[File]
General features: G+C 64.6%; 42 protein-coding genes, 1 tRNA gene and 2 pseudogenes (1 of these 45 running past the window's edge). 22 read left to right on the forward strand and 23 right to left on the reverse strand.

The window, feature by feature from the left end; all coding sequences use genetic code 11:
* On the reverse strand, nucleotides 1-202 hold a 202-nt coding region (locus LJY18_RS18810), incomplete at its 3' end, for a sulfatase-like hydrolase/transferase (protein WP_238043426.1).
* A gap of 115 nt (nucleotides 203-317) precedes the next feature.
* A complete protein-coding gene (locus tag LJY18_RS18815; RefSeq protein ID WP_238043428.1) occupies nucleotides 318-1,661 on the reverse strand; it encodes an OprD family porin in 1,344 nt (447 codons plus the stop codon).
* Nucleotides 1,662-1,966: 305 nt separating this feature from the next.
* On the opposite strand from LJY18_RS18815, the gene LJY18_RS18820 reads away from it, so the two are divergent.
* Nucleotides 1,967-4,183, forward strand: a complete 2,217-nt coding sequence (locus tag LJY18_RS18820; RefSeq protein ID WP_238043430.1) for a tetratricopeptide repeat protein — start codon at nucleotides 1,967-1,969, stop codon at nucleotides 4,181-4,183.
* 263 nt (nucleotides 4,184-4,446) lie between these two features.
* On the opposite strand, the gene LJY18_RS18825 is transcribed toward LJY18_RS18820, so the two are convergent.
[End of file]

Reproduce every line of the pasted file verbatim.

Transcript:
General features: G+C 64.6%; 42 protein-coding genes, 1 tRNA gene and 2 pseudogenes (1 of these 45 running past the window's edge). 22 read left to right on the forward strand and 23 right to left on the reverse strand.

The window, feature by feature from the left end; all coding sequences use genetic code 11:
* On the reverse strand, nucleotides 1-202 hold a 202-nt coding region (locus LJY18_RS18810), incomplete at its 3' end, for a sulfatase-like hydrolase/transferase (protein WP_238043426.1).
* A gap of 115 nt (nucleotides 203-317) precedes the next feature.
* A complete protein-coding gene (locus tag LJY18_RS18815; RefSeq protein ID WP_238043428.1) occupies nucleotides 318-1,661 on the reverse strand; it encodes an OprD family porin in 1,344 nt (447 codons plus the stop codon).
* Nucleotides 1,662-1,966: 305 nt separating this feature from the next.
* On the opposite strand from LJY18_RS18815, the gene LJY18_RS18820 reads away from it, so the two are divergent.
* Nucleotides 1,967-4,183, forward strand: a complete 2,217-nt coding sequence (locus tag LJY18_RS18820; RefSeq protein ID WP_238043430.1) for a tetratricopeptide repeat protein — start codon at nucleotides 1,967-1,969, stop codon at nucleotides 4,181-4,183.
* 263 nt (nucleotides 4,184-4,446) lie between these two features.
* On the opposite strand, the gene LJY18_RS18825 is transcribed toward LJY18_RS18820, so the two are convergent.